Canada’s regulator sees 62% drop in fossil fuel demand by 2050
The Canada Energy Regulator (CER), in an energy supply and demand forecast released December 10, says unabated fossil fuel use in the country will fall by 62% in the next 30 years, while electricity demand will grow 44%, largely from new areas like electric vehicles and hydrogen.
That projection is the key takeaway of the CER’s Evolving Policies scenario in its report, Canada’s Energy Future 2021: Energy Supply and Demand Projections to 2050 (EF2021). In the Evolving Policies scenario, actions to reduce emissions continue at a pace similar to recent history, both in Canada and around the world.
But that likely won’t be enough for Canada to reach its goal of net-zero emissions by 2050, the report cautions.
“The unabated fossil fuel demand trends in the Evolving Policies Scenario imply significant reduction in GHG emissions,” it says in EF2021. “They also imply that the Evolving Policies scenario is unlikely to achieve net-zero emissions by 2050.”
Alongside falling fossil fuel demand, the CER also sees continued strength in the gas sector, spurred by an assumption that LNG exports will account for 40% of total Canadian natural gas production by 2050.
In the Evolving Policies scenario, natural gas production remains near current levels of about 15.5bn ft3/day through much of the next two decades, with LNG exports growing from 1.8bn ft3/day in 2026 to 4.9bn ft3/day by 2039, the CER suggests. After 2040, assuming no new LNG exports, total production begins to decline, falling to 13.1bn ft3/day by 2050.
“The additional LNG-related production is based on our assumption that 75% of LNG feedstock comes from incremental production that only exists because LNG export capacity exits,” it says. “Without additional production to feed LNG exports, production would continuously decline over the projection period to 9.5bn ft3/day in 2050.”
Natural gas for power generation also remains important in Alberta and Saskatchewan, although by 2050, the CER expects most of generation in the two provinces will utilise carbon capture and storage (CCS) technologies. Other provinces will also use natural gas in small amounts, largely to maintain grid reliability.
To offset the falling contribution of fossil fuels in the Canadian energy system, electricity will play a greater role, with a near 45% increase in electricity use to offset the 62% reduction in fossil fuel demand.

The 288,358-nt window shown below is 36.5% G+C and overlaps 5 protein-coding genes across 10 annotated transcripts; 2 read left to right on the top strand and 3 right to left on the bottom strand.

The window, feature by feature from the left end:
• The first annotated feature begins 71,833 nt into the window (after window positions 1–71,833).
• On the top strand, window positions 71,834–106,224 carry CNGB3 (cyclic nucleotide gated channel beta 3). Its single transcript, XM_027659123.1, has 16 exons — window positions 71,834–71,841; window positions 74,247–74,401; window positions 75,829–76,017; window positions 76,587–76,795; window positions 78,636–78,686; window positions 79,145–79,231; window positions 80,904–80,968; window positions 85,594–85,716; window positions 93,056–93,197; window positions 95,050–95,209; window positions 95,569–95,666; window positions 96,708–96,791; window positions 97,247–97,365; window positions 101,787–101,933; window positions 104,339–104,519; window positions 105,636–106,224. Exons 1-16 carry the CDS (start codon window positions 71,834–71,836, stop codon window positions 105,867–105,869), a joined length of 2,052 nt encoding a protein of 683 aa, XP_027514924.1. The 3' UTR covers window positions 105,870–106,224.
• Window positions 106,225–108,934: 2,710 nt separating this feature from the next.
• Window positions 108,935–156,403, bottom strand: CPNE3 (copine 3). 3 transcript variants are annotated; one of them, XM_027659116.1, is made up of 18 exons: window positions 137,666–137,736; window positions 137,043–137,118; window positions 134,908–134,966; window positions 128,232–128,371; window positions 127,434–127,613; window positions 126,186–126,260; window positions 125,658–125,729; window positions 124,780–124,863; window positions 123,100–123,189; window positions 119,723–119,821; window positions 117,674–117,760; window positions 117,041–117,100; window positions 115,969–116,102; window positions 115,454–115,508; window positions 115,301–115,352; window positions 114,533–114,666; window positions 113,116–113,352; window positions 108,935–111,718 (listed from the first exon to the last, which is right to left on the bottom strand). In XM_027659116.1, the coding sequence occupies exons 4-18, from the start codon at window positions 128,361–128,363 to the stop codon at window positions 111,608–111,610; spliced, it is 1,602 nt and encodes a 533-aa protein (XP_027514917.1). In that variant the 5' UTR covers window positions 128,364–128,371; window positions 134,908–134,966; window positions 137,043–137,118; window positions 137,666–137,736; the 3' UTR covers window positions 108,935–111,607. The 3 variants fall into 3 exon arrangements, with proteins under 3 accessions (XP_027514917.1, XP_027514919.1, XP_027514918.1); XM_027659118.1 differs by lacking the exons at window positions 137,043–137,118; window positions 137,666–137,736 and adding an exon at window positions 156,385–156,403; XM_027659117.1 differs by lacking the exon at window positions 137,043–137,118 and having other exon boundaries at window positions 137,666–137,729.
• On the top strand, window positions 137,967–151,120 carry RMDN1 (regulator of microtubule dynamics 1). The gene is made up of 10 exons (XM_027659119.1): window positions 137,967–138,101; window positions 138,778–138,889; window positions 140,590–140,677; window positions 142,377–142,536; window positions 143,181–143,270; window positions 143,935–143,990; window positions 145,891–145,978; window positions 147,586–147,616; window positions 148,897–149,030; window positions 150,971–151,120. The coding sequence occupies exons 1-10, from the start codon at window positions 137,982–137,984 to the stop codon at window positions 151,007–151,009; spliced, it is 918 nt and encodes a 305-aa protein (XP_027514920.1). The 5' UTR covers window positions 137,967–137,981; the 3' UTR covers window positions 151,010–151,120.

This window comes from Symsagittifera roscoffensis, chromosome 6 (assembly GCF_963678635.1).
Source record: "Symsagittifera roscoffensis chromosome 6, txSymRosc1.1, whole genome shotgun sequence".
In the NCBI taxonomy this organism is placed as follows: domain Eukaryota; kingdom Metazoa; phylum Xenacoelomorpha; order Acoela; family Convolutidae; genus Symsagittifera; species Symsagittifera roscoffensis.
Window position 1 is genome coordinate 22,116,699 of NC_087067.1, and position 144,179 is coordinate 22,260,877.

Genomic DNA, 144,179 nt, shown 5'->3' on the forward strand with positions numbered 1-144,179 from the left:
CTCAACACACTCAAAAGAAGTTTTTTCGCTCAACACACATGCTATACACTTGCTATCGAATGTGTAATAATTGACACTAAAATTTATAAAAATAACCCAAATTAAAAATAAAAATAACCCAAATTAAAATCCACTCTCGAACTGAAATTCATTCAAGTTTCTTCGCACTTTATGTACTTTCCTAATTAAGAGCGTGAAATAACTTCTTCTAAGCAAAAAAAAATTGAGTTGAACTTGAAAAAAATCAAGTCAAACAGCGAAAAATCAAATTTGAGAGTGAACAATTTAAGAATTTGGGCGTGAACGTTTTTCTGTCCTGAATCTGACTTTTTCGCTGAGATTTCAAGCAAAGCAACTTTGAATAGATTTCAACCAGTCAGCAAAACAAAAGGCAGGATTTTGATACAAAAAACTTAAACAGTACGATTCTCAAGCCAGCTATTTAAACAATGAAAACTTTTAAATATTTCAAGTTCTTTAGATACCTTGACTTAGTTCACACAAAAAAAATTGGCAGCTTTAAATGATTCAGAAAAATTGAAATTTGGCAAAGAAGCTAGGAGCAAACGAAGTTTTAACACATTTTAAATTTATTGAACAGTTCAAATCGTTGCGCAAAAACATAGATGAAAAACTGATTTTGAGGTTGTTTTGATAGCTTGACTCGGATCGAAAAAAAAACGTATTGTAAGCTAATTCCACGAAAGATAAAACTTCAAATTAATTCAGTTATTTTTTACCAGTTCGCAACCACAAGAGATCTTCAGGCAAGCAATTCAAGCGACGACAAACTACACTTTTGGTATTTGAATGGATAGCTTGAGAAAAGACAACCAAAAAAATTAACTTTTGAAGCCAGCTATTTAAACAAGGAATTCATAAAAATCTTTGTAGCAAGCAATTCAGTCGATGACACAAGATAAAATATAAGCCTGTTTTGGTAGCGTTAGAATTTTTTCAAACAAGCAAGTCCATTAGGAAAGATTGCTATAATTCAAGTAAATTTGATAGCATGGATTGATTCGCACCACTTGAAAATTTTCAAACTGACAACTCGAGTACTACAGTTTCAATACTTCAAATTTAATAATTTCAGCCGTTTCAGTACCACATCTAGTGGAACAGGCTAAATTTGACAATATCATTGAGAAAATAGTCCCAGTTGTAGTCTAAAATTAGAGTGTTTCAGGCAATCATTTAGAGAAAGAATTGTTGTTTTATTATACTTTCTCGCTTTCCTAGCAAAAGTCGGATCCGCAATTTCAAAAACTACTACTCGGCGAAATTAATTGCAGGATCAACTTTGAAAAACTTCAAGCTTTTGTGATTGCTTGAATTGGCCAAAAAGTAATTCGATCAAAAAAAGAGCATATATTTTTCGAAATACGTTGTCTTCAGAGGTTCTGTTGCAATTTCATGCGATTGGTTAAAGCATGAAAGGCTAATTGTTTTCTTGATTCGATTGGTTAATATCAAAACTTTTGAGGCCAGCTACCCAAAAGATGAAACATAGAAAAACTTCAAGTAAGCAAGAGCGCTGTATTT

“Low-cost wind and solar power provide much of the additional electricity needed to meet new demand over the projection period,” the CER says, noting again that natural gas generation for electricity increasingly includes CCS. “By 2050, low and non-emitting electricity generation rises to 95% from 82% in 2021.”
And hydrogen demand will also grow, EF2021 projects, reaching 4.7mn mt, or 565 PJ, by 2050 – about 6% of total end-use energy demand.
The industrial sector will account for 60% of hydrogen demand, the CER says, with the transportation sector – where it replaces diesel in long-distance trucking and marine applications – accounting for 15% of demand. The remaining 10% of hydrogen demand would come from blending it into existing gas distribution systems for residential and commercial space heating.
Natural gas with CCS will be used for much of Canada’s hydrogen production in the early years of the EF2021 forecast, largely due to its lower cost, at US$1.60-$2.00/kg in 2020, falling to US$1.50-$1.70/kg by 2050.
Grid-powered electrolysis of green hydrogen remains a costly alternative through the forecast period, in the US$4.00-$6.00/kg range by 2050, but electrolysis from dedicated renewable power sources will gain ground on blue hydrogen by the latter years of the forecast period, as costs fall from US$8.00-$10.00/kg in 2020 to US$1.50-$2.00/kg by 2050.
“By 2050, natural gas with CCS makes up 57% of total production (2.95mn mt),” the forecast suggests. “Production from electrolysis powered by dedicated renewables and the grid (1.8mn mt) make up 33% and 9% respectively.”